Dramatic seasonal changes on Titan captured by Cassini
As those in the Northern Hemisphere mark the seasonal changes in the glorious colors of the leaves changing, NASA’s Cassini orbiter is also seeing changes on a world far removed from our own. The spacecraft, in orbit around the Saturnian system since 2004, has observed the planet and its moons long enough to capture seasonal changes on Saturn’s largest moon, Titan.
Cassini arrived as Titan’s northern hemisphere was experiencing winter. The orbiter observed major changes on both hemispheres during and after the moon’s 2009 equinox.
Its most recent images show a vortex or whirling pattern of atmospheric circulation in the upper atmosphere above Titan’s south pole, which is now approaching winter solstice.
The clouds that comprise the vortex are visible because they formed at a high enough altitude for sunlight to reach them. At lower altitudes, the clouds would be obscured by Titan’s layers of blue and orange haze.
Data from Cassini indicates the vortex contains trace gases that are rarely seen in Titan’s atmosphere because they accumulate only when ultraviolet sunlight is absent.
Among these gases are complex hydrocarbons, such as methylacetylene and benzene, and nitrogen-bearing molecules called nitriles.
Over the last few years, as the southern hemisphere has headed toward winter, the temperature of its polar stratosphere has dropped 72 degrees Fahrenheit (40 degrees Celsius).
The stratospheric vortex appeared just months after the equinox, along with high-altitude atmospheric “hot spots”.
Features now visible above Titan’s south pole were seen over its north pole during its winter, including a similar vortex containing the same trace gases.
By 2011, as the northern hemisphere headed toward spring, these features had largely disappeared from Titan’s north polar region, which has since experienced gradual warming.
The warming of the northern hemisphere has been much more gradual than the cooling of the southern hemisphere. Temperatures in the northern hemisphere have increased by just six degrees Fahrenheit (3.3 degrees Celsius) since 2014.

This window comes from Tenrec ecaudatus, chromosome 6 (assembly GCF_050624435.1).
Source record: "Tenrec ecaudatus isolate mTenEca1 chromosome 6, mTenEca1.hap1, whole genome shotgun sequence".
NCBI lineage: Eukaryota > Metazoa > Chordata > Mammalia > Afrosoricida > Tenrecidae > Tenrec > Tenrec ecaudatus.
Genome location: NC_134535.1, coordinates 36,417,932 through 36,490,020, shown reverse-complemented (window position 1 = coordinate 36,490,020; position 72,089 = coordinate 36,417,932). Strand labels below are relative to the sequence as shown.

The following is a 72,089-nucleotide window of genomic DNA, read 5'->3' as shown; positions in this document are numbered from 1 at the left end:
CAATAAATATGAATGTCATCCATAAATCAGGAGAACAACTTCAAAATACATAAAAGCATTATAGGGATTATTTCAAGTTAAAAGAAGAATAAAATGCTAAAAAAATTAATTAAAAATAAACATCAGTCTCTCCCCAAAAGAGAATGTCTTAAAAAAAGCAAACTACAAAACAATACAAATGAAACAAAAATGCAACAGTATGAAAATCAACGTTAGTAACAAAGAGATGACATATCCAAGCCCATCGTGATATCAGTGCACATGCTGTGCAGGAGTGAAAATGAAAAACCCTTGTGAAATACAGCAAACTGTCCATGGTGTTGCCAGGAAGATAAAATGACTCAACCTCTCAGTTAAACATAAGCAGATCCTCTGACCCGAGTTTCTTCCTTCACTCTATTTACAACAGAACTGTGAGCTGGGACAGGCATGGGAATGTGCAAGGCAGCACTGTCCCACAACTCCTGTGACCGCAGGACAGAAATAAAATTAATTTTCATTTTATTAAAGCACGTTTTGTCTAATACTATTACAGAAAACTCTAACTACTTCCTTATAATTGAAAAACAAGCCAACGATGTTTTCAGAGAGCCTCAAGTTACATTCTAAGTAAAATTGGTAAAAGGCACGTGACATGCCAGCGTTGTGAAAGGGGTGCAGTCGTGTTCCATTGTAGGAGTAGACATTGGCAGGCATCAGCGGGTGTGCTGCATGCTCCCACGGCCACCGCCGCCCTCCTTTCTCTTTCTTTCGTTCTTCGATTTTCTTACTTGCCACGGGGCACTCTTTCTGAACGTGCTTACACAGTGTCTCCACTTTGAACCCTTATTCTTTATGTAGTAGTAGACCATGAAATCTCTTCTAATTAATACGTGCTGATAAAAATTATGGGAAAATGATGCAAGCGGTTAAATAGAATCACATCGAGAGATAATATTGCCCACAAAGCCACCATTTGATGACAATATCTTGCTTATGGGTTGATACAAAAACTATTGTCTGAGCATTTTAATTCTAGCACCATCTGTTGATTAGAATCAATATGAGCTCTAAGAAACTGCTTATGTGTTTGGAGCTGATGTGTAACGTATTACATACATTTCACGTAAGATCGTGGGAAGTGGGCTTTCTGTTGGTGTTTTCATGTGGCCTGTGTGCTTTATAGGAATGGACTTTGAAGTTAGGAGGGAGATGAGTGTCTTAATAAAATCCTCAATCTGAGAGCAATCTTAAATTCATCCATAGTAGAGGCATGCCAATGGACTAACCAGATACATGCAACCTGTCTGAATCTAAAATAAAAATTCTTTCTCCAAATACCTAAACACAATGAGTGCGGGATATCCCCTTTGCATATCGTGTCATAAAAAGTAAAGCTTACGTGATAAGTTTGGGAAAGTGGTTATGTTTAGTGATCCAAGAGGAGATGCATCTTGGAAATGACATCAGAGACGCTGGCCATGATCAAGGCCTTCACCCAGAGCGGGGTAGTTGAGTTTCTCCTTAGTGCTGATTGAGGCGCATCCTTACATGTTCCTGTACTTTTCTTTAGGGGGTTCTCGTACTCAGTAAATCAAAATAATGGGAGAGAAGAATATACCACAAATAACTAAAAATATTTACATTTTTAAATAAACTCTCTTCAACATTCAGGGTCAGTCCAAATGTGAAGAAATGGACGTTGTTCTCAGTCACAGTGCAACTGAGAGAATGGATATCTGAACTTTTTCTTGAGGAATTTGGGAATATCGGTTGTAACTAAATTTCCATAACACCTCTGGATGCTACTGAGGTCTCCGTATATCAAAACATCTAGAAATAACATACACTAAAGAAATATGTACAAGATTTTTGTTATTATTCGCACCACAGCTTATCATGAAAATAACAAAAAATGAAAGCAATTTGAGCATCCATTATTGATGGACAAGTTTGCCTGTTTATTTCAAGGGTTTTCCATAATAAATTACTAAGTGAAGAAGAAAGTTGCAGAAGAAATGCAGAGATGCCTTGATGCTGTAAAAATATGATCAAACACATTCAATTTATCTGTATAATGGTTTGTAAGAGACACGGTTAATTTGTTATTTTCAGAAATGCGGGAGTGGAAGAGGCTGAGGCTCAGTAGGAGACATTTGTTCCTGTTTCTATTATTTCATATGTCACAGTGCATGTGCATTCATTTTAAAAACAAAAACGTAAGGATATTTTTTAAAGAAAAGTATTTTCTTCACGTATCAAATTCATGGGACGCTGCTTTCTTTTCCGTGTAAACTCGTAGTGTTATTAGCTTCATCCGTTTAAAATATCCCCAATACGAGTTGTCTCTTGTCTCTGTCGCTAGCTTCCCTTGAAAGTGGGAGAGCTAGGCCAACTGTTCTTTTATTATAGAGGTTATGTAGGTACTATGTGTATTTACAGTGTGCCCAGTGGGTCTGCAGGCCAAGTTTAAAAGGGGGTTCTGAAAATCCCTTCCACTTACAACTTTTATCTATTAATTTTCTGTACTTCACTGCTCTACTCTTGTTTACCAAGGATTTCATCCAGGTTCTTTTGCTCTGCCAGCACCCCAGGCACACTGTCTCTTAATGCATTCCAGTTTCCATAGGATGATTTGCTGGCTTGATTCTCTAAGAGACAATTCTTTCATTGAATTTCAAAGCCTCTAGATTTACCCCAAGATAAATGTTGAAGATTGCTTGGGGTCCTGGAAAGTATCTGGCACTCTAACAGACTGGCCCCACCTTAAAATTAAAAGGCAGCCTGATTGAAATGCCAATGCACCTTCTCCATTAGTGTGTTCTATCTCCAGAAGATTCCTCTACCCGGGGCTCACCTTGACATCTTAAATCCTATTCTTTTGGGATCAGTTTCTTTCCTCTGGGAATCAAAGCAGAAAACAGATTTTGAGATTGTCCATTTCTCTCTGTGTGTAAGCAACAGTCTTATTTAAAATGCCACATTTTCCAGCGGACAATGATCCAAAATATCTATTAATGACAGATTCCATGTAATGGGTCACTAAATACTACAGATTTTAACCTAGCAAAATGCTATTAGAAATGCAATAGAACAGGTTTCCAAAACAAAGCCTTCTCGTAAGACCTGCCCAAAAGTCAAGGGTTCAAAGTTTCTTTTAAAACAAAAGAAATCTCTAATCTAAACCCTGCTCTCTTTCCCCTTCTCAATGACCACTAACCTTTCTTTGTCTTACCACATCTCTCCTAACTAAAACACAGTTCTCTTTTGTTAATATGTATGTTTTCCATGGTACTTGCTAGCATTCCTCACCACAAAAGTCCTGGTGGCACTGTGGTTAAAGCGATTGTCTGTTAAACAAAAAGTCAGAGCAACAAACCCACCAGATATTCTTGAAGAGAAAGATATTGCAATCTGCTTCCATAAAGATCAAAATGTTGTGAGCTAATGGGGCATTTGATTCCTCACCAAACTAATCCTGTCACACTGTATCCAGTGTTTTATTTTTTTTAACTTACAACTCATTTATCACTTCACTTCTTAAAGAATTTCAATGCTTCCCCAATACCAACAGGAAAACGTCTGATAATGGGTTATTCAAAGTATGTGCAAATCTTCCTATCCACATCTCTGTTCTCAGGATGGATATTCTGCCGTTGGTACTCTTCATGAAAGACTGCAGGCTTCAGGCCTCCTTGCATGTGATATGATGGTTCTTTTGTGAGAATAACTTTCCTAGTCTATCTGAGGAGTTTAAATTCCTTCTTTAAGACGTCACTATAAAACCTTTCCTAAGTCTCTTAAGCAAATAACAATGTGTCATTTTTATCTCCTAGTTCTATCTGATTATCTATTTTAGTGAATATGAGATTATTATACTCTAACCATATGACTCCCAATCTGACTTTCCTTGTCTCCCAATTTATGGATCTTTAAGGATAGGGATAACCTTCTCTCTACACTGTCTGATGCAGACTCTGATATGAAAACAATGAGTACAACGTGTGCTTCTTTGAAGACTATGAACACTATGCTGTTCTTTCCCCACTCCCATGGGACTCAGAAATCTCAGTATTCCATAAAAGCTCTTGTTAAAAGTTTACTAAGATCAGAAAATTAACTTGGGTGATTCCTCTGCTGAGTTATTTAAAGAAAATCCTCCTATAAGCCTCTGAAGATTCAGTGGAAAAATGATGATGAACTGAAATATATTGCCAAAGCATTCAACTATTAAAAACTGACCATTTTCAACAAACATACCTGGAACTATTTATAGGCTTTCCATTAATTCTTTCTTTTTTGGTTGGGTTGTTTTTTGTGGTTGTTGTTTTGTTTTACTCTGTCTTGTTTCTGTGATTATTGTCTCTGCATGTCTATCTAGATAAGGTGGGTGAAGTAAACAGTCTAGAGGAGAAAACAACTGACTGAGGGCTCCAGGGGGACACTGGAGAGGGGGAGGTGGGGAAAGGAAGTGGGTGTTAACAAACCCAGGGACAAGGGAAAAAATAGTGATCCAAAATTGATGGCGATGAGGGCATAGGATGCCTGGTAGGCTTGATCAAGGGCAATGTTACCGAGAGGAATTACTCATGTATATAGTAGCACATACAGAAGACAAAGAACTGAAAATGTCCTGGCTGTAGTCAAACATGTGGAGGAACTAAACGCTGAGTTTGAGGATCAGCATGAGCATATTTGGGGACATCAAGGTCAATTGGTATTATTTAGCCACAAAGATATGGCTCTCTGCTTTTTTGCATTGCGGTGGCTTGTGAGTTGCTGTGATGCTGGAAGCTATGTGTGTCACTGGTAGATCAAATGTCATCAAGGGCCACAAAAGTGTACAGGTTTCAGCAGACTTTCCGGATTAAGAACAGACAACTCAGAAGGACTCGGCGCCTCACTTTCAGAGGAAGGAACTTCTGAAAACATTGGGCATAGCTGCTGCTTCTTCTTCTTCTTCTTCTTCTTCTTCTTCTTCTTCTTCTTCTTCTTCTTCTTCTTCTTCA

Although the trace gases are still present there as that hemisphere heads toward summer, scientists expect them to be broken up by a slow process of photochemical destruction. This process will take different periods of time for the different gases.
That process has already begun, as earlier this year, Cassini observed a region above the northern hemisphere at an altitude of 400–500 km depleted of molecular gas and aerosols.
Scientists believe this finding is evidence of complex dynamics in the high altitudes of Titan’s atmosphere.
Titan’s poles play a major role in the way heat circulates on the large moon. Hot gases well up at the summer pole while cold gases subside at the winter pole.
“Cassini’s long mission and frequent visits to Titan have allowed us to observe the pattern of seasonal changes on Titan, in exquisite detail, for the first time,” said Dr. Athena Coustenis of the Observatoire de Paris and member of Cassini’s Composite Infrared Spectrometer team.
Coustenis continued: “We arrived at the northern mid-winter and have now had the opportunity to monitor Titan’s atmospheric response through two full seasons. Since the equinox, where both hemispheres received equal heating from the Sun, we have seen rapid changes.
“We’ve had the chance to witness the onset of winter from the beginning and are approaching the peak time for these gas-production processes in the southern hemisphere. We are now looking for new molecules in the atmosphere above Titan’s south polar region that have been predicted by our computer models. Making these detections will help us understand the photochemistry going on.”
She presented the findings at the 48th meeting of the American Astronomical Society’s (AAS) Division for Planetary Sciences (DPS) and 11th European Planetary Science Congress (EPSC).
This article was amended at 20:18 EDT, Oct. 24, to correct an ambiguity regarding the term “nitriles”.
Laurel Kornfeld is an amateur astronomer and freelance writer from Highland Park, NJ, who enjoys writing about astronomy and planetary science. She studied journalism at Douglass College, Rutgers University, and earned a Graduate Certificate of Science from Swinburne University’s Astronomy Online program. Her writings have been published online in The Atlantic, Astronomy magazine’s guest blog section, the UK Space Conference, the 2009 IAU General Assembly newspaper, The Space Reporter, and newsletters of various astronomy clubs. She is a member of the Cranford, NJ-based Amateur Astronomers, Inc. Especially interested in the outer solar system, Laurel gave a brief presentation at the 2008 Great Planet Debate held at the Johns Hopkins University Applied Physics Lab in Laurel, MD.